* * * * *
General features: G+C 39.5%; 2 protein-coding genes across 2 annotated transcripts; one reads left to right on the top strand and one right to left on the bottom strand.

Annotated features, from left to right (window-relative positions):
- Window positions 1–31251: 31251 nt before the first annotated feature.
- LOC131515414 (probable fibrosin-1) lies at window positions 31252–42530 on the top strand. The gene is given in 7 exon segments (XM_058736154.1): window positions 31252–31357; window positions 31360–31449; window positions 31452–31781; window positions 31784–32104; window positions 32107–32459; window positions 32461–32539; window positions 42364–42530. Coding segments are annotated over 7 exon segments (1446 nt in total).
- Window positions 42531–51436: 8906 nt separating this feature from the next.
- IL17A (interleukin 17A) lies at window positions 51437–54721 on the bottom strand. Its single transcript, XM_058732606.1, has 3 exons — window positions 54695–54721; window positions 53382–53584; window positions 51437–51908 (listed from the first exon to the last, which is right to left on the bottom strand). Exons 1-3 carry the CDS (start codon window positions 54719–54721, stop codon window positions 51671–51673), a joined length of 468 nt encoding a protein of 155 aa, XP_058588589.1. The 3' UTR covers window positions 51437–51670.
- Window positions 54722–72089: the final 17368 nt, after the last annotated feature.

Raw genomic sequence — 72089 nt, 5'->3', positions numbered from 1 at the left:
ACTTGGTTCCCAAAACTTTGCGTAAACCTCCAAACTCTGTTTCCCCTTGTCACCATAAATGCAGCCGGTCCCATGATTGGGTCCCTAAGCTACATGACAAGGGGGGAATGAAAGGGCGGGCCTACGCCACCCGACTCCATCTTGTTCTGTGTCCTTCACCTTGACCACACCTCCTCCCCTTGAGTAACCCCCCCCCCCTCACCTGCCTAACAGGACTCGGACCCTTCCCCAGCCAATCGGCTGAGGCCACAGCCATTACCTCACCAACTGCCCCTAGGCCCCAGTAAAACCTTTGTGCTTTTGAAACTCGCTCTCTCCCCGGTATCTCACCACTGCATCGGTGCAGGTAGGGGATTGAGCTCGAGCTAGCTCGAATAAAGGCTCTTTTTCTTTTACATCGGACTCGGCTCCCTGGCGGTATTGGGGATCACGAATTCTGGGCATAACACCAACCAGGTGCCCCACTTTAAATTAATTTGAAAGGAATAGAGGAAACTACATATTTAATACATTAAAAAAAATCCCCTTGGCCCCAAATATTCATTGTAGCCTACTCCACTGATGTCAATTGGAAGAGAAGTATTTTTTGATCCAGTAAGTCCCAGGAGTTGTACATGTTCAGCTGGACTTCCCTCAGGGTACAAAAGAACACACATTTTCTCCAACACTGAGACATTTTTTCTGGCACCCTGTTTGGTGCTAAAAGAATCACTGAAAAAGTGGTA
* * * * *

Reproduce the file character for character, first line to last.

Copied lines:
General features: G+C 39.5%; 2 protein-coding genes across 2 annotated transcripts; one reads left to right on the top strand and one right to left on the bottom strand.

Annotated features, from left to right (window-relative positions):
- Window positions 1–31251: 31251 nt before the first annotated feature.
- LOC131515414 (probable fibrosin-1) lies at window positions 31252–42530 on the top strand. The gene is given in 7 exon segments (XM_058736154.1): window positions 31252–31357; window positions 31360–31449; window positions 31452–31781; window positions 31784–32104; window positions 32107–32459; window positions 32461–32539; window positions 42364–42530. Coding segments are annotated over 7 exon segments (1446 nt in total).
- Window positions 42531–51436: 8906 nt separating this feature from the next.
- IL17A (interleukin 17A) lies at window positions 51437–54721 on the bottom strand. Its single transcript, XM_058732606.1, has 3 exons — window positions 54695–54721; window positions 53382–53584; window positions 51437–51908 (listed from the first exon to the last, which is right to left on the bottom strand). Exons 1-3 carry the CDS (start codon window positions 54719–54721, stop codon window positions 51671–51673), a joined length of 468 nt encoding a protein of 155 aa, XP_058588589.1. The 3' UTR covers window positions 51437–51670.
- Window positions 54722–72089: the final 17368 nt, after the last annotated feature.

Raw genomic sequence — 72089 nt, 5'->3', positions numbered from 1 at the left:
ACTTGGTTCCCAAAACTTTGCGTAAACCTCCAAACTCTGTTTCCCCTTGTCACCATAAATGCAGCCGGTCCCATGATTGGGTCCCTAAGCTACATGACAAGGGGGGAATGAAAGGGCGGGCCTACGCCACCCGACTCCATCTTGTTCTGTGTCCTTCACCTTGACCACACCTCCTCCCCTTGAGTAACCCCCCCCCCCTCACCTGCCTAACAGGACTCGGACCCTTCCCCAGCCAATCGGCTGAGGCCACAGCCATTACCTCACCAACTGCCCCTAGGCCCCAGTAAAACCTTTGTGCTTTTGAAACTCGCTCTCTCCCCGGTATCTCACCACTGCATCGGTGCAGGTAGGGGATTGAGCTCGAGCTAGCTCGAATAAAGGCTCTTTTTCTTTTACATCGGACTCGGCTCCCTGGCGGTATTGGGGATCACGAATTCTGGGCATAACACCAACCAGGTGCCCCACTTTAAATTAATTTGAAAGGAATAGAGGAAACTACATATTTAATACATTAAAAAAAATCCCCTTGGCCCCAAATATTCATTGTAGCCTACTCCACTGATGTCAATTGGAAGAGAAGTATTTTTTGATCCAGTAAGTCCCAGGAGTTGTACATGTTCAGCTGGACTTCCCTCAGGGTACAAAAGAACACACATTTTCTCCAACACTGAGACATTTTTTCTGGCACCCTGTTTGGTGCTAAAAGAATCACTGAAAAAGTGGTA